Now if you will excuse me, there is some leftover stuffing that I need to take care of.
Caramelized Apple Crumb Cake
Juliet Mackay-Smith’s Recipe posted on Washington Post
- 4 to 5 medium cooking apples, such as Honeycrisp, York, Ida Red or Granny Smith (about 2 pounds)
- Juice of half a medium lemon (about 1 tablespoon)
- 1 tablespoon frozen orange juice concentrate
- 1 1/2 teaspoons ground cinnamon
- 1/4 cup sugar
- 2 tablespoons unsalted butter
For the topping
- 1 cup flour
- 3/4 cup packed light brown sugar
- 1 1/2 teaspoons ground cinnamon
- 1/4 teaspoon salt
- 8 tablespoons (1 stick) unsalted butter, chilled and cut into small pieces
For the cake
- 18 tablespoons (2 sticks plus 2 tablespoons) unsalted butter, at room temperature, plus more for greasing the baking dish
- 1 1/2 cups plus 1 1/2 tablespoons sugar
- 3 large eggs, at room temperature
- 1 tablespoon vanilla extract
- 2 1/4 cups flour
- 3/4 teaspoon baking powder
- 1/4 teaspoon baking soda
- 3/4 teaspoon salt
- 3/4 cup low-fat or whole buttermilk, at room temperature
Peel and core the apples and cut into 1/2-inch dice. Toss them in a large bowl with the lemon juice and orange juice concentrate until they are evenly coated, then add the cinnamon and sugar, tossing until well incorporated.
Melt the butter in a large saute pan or skillet over medium heat. Add the apple mixture; increase the heat to medium-high and cook, stirring occasionally, for 5 to 7 minutes, until the apples begin to caramelize yet are not too soft. Remove them from the heat and let them cool. (If the apples have released a lot of liquid, use a slotted spoon to transfer them to a bowl, then boil the pan juices to reduce them until they are thick and syrupy. Combine with the apples to cool.)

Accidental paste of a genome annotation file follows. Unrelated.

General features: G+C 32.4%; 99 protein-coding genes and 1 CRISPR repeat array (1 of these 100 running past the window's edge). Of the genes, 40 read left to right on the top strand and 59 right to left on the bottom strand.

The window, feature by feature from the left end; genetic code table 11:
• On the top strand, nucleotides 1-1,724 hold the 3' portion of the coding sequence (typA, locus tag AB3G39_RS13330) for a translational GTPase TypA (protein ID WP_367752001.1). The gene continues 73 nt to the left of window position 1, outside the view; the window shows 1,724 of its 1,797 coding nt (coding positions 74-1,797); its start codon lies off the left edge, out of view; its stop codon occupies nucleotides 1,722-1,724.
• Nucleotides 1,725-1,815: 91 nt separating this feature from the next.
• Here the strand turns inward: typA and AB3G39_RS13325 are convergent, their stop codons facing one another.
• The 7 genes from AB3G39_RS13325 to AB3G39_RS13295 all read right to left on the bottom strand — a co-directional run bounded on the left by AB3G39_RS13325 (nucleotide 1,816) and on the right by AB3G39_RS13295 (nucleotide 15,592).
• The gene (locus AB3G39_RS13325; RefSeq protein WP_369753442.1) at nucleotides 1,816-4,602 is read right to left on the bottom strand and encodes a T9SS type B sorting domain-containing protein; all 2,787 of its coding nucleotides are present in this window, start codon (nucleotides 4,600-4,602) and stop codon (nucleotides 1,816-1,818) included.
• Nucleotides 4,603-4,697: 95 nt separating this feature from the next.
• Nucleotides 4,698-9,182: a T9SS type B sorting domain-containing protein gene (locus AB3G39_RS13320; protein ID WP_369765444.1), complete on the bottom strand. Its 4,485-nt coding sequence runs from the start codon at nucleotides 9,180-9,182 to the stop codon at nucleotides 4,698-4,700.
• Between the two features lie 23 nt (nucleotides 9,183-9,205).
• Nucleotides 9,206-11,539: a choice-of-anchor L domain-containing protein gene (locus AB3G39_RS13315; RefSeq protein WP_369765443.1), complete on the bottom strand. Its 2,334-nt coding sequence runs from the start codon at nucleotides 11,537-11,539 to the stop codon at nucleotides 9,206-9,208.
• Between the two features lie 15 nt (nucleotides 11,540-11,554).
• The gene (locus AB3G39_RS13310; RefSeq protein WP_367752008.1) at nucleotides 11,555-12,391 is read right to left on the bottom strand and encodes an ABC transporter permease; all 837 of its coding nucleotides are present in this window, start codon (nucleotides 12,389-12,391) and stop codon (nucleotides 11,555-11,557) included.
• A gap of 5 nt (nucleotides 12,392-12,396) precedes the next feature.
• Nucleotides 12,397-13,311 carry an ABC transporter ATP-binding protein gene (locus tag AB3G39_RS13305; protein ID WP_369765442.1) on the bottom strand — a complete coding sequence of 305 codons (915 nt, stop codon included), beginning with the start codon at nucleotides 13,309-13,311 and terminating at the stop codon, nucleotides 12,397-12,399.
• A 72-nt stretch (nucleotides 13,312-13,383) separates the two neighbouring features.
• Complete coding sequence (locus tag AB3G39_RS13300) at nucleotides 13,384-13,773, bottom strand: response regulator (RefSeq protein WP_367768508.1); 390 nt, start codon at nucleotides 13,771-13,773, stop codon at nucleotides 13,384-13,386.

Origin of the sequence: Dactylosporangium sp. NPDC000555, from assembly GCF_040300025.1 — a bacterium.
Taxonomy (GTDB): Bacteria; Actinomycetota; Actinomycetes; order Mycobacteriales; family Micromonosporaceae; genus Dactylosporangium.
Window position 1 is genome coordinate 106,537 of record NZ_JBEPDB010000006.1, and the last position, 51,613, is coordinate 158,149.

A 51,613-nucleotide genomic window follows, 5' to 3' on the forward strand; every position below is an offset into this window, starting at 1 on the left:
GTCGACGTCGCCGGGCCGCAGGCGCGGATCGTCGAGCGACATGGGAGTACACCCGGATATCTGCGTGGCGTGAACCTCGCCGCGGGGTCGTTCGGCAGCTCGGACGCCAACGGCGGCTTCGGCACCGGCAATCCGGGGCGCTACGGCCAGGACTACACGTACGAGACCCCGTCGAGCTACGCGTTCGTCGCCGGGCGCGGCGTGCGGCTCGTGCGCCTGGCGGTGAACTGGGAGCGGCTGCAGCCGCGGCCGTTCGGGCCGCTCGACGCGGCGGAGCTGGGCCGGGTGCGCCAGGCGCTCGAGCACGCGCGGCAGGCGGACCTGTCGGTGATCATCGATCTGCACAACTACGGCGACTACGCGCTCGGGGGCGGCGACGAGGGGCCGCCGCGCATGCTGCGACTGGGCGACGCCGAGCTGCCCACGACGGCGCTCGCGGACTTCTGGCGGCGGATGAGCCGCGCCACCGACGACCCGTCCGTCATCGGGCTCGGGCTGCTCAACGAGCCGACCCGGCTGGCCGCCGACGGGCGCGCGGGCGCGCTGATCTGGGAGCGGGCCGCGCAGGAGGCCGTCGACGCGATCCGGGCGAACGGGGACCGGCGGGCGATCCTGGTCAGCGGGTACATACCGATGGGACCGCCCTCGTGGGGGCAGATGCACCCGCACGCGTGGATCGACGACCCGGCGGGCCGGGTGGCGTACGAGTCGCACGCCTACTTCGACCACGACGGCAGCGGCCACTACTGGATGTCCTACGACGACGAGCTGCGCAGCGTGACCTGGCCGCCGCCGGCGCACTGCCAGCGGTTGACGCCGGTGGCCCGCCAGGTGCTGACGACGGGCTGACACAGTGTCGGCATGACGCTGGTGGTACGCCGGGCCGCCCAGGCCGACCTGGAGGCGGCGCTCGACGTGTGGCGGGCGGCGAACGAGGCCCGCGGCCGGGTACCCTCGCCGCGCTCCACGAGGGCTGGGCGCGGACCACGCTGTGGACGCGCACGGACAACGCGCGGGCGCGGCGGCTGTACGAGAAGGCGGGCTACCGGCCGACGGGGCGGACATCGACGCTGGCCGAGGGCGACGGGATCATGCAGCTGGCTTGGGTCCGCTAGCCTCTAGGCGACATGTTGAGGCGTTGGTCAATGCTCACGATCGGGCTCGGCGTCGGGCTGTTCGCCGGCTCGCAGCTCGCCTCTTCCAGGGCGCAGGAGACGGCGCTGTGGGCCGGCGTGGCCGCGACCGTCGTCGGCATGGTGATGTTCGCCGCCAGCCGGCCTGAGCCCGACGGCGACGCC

Combine the flour, brown sugar, cinnamon and salt in a medium bowl. Use 2 forks, a pastry cutter or your fingers to cut the butter into the dry mixture, forming a crumbly topping. Set aside.
Preheat the oven to 350 degrees. Grease a 9-by-13-inch baking dish with a little butter. Combine the butter and 1 1/2 cups of sugar in the bowl of a stand mixer on medium-high speed and beat for 2 minutes, until well incorporated. Reduce the speed to add the eggs one at a time, scraping down the bowl after each addition. Add the vanilla extract and mix for about 5 minutes, until light and fluffy.
Combine the flour, baking powder, baking soda, salt and the remaining 1 1/2 tablespoons sugar in a separate bowl or on a sheet of wax paper. Reduce the mixer speed to low and alternate additions of the flour mixture and buttermilk to the batter, beginning and ending with the dry mixture. Mix just until combined, being careful not to overmix. Transfer to the prepared pan and bake for 15 minutes, then remove from the oven and spread the caramelized apple mixture in a single layer over the entire cake layer. Then sprinkle half of the topping over the apples. Bake for 15 minutes, then reduce the heat to 325 degrees.
Remove the cake from the oven and sprinkle the remaining topping evenly over the cake. Bake for 15 minutes, or until the cake is golden brown and a toothpick or cake tester inserted in the center comes out clean. Let cool before slicing.